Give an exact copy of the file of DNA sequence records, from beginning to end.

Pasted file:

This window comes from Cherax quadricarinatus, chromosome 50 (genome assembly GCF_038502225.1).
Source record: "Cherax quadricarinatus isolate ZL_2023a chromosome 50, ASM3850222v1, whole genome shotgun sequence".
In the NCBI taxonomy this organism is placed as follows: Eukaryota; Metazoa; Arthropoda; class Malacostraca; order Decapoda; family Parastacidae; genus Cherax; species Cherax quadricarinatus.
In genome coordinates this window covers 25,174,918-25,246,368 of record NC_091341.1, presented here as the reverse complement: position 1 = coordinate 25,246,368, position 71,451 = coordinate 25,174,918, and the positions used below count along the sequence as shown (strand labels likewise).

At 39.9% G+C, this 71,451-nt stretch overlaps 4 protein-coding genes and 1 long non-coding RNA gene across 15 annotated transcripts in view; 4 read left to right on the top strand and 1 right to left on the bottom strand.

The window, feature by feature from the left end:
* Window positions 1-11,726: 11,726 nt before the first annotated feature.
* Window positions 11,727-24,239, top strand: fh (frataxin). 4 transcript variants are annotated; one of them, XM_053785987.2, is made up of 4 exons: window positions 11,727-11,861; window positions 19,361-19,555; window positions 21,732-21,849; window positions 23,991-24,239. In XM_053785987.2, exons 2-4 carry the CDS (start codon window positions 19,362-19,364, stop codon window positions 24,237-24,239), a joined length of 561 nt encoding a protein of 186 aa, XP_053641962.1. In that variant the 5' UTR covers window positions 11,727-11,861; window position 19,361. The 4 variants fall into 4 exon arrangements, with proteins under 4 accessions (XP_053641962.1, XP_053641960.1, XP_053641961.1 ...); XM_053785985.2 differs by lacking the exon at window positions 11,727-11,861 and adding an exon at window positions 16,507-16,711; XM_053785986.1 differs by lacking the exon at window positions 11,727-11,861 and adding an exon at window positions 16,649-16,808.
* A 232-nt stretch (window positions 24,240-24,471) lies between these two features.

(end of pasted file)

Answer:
This window comes from Cherax quadricarinatus, chromosome 50 (genome assembly GCF_038502225.1).
Source record: "Cherax quadricarinatus isolate ZL_2023a chromosome 50, ASM3850222v1, whole genome shotgun sequence".
In the NCBI taxonomy this organism is placed as follows: Eukaryota; Metazoa; Arthropoda; class Malacostraca; order Decapoda; family Parastacidae; genus Cherax; species Cherax quadricarinatus.
In genome coordinates this window covers 25,174,918-25,246,368 of record NC_091341.1, presented here as the reverse complement: position 1 = coordinate 25,246,368, position 71,451 = coordinate 25,174,918, and the positions used below count along the sequence as shown (strand labels likewise).

At 39.9% G+C, this 71,451-nt stretch overlaps 4 protein-coding genes and 1 long non-coding RNA gene across 15 annotated transcripts in view; 4 read left to right on the top strand and 1 right to left on the bottom strand.

The window, feature by feature from the left end:
* Window positions 1-11,726: 11,726 nt before the first annotated feature.
* Window positions 11,727-24,239, top strand: fh (frataxin). 4 transcript variants are annotated; one of them, XM_053785987.2, is made up of 4 exons: window positions 11,727-11,861; window positions 19,361-19,555; window positions 21,732-21,849; window positions 23,991-24,239. In XM_053785987.2, exons 2-4 carry the CDS (start codon window positions 19,362-19,364, stop codon window positions 24,237-24,239), a joined length of 561 nt encoding a protein of 186 aa, XP_053641962.1. In that variant the 5' UTR covers window positions 11,727-11,861; window position 19,361. The 4 variants fall into 4 exon arrangements, with proteins under 4 accessions (XP_053641962.1, XP_053641960.1, XP_053641961.1 ...); XM_053785985.2 differs by lacking the exon at window positions 11,727-11,861 and adding an exon at window positions 16,507-16,711; XM_053785986.1 differs by lacking the exon at window positions 11,727-11,861 and adding an exon at window positions 16,649-16,808.
* A 232-nt stretch (window positions 24,240-24,471) lies between these two features.